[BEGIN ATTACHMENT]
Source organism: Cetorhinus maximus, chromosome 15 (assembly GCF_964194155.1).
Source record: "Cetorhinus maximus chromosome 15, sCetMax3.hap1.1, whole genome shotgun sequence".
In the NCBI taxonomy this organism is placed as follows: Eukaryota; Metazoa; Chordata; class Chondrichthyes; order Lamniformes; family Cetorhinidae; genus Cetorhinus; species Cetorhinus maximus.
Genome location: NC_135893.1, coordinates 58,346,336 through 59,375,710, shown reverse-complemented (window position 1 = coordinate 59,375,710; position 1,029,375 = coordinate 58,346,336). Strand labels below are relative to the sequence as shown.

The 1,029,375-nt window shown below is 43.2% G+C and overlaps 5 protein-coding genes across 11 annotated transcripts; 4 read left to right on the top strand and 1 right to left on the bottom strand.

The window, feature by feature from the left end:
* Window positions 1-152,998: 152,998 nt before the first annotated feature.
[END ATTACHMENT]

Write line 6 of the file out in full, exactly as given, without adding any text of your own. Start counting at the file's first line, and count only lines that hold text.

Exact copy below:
The window, feature by feature from the left end: